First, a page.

This is important as identifying failures in the IoT is still very difficult due to the many layers of communication protocols involved Rowland a , b. The deployment is instantaneous so that changes and additions in the contents, annotations or parameters can immediately be tested onsite Kubitza and Schmidt This is a step change in the way in which interactive installations are designed, as it allows avoiding simulation and enables fast prototyping therefore inviting CHPs to experiment more broadly with personalisation, as discussed in Sect.

The recipe is now complete and the final installation can be taken onto the exhibition floor for the visitors to interact with. This is when the authors can decide to share their new recipe in the magazine for other CHPs to see and reuse.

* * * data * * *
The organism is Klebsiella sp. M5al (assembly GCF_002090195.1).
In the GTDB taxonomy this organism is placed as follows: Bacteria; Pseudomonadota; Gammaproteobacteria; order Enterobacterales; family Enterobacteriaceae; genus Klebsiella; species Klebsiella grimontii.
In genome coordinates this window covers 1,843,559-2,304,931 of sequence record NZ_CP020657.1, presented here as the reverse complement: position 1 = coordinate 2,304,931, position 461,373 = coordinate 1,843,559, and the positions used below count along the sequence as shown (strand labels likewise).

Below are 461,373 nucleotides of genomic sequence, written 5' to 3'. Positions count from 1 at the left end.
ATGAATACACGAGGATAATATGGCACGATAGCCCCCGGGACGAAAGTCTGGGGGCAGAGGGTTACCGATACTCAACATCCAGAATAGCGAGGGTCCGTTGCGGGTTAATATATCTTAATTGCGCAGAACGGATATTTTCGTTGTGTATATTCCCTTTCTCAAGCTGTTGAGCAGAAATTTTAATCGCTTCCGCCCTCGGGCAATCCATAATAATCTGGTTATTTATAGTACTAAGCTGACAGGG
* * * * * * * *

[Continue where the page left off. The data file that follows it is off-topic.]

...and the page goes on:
Visitor Experience | Cooper Hewitt Labs

This section discusses the evaluation of the authoring environment. Two different evaluations were carried out: a usability test with CHPs from the project team used the first version of the prototype to find out usability issues that needed changing formative evaluation ; the final version of the user interface the one discussed in 5. A controlled task-based evaluation was performed on the first working prototype of the authoring environment. The evaluation was run as a usability test.